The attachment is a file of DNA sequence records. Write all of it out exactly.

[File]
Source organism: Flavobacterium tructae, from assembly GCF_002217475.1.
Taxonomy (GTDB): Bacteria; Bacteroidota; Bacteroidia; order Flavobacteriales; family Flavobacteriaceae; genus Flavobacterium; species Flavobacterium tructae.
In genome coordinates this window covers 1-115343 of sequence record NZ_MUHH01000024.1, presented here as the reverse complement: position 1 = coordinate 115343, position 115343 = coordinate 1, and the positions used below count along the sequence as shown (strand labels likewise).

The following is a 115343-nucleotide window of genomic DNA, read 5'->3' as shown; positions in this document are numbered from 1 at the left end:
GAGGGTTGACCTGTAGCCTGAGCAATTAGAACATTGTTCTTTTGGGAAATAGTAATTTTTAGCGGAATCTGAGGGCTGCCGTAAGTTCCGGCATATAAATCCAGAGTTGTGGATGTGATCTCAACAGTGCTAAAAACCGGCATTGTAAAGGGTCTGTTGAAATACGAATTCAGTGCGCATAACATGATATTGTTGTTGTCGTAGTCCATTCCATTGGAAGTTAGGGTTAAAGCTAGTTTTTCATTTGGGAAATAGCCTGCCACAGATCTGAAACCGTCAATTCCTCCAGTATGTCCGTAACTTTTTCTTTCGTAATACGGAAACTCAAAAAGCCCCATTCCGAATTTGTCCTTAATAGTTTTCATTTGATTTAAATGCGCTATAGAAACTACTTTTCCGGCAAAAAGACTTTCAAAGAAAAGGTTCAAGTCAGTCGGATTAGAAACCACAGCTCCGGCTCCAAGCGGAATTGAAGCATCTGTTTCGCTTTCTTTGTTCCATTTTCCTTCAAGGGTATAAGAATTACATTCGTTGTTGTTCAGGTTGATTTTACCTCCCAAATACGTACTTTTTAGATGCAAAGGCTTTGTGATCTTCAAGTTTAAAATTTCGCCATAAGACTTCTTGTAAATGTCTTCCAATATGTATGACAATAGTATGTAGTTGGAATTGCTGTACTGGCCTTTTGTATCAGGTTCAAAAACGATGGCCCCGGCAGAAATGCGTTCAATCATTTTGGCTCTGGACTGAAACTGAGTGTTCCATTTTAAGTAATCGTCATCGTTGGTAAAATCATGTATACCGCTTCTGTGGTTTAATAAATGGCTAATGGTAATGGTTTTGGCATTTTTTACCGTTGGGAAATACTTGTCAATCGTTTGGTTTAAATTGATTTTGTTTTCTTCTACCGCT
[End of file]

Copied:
Source organism: Flavobacterium tructae, from assembly GCF_002217475.1.
Taxonomy (GTDB): Bacteria; Bacteroidota; Bacteroidia; order Flavobacteriales; family Flavobacteriaceae; genus Flavobacterium; species Flavobacterium tructae.
In genome coordinates this window covers 1-115343 of sequence record NZ_MUHH01000024.1, presented here as the reverse complement: position 1 = coordinate 115343, position 115343 = coordinate 1, and the positions used below count along the sequence as shown (strand labels likewise).

The following is a 115343-nucleotide window of genomic DNA, read 5'->3' as shown; positions in this document are numbered from 1 at the left end:
GAGGGTTGACCTGTAGCCTGAGCAATTAGAACATTGTTCTTTTGGGAAATAGTAATTTTTAGCGGAATCTGAGGGCTGCCGTAAGTTCCGGCATATAAATCCAGAGTTGTGGATGTGATCTCAACAGTGCTAAAAACCGGCATTGTAAAGGGTCTGTTGAAATACGAATTCAGTGCGCATAACATGATATTGTTGTTGTCGTAGTCCATTCCATTGGAAGTTAGGGTTAAAGCTAGTTTTTCATTTGGGAAATAGCCTGCCACAGATCTGAAACCGTCAATTCCTCCAGTATGTCCGTAACTTTTTCTTTCGTAATACGGAAACTCAAAAAGCCCCATTCCGAATTTGTCCTTAATAGTTTTCATTTGATTTAAATGCGCTATAGAAACTACTTTTCCGGCAAAAAGACTTTCAAAGAAAAGGTTCAAGTCAGTCGGATTAGAAACCACAGCTCCGGCTCCAAGCGGAATTGAAGCATCTGTTTCGCTTTCTTTGTTCCATTTTCCTTCAAGGGTATAAGAATTACATTCGTTGTTGTTCAGGTTGATTTTACCTCCCAAATACGTACTTTTTAGATGCAAAGGCTTTGTGATCTTCAAGTTTAAAATTTCGCCATAAGACTTCTTGTAAATGTCTTCCAATATGTATGACAATAGTATGTAGTTGGAATTGCTGTACTGGCCTTTTGTATCAGGTTCAAAAACGATGGCCCCGGCAGAAATGCGTTCAATCATTTTGGCTCTGGACTGAAACTGAGTGTTCCATTTTAAGTAATCGTCATCGTTGGTAAAATCATGTATACCGCTTCTGTGGTTTAATAAATGGCTAATGGTAATGGTTTTGGCATTTTTTACCGTTGGGAAATACTTGTCAATCGTTTGGTTTAAATTGATTTTGTTTTCTTCTACCGCT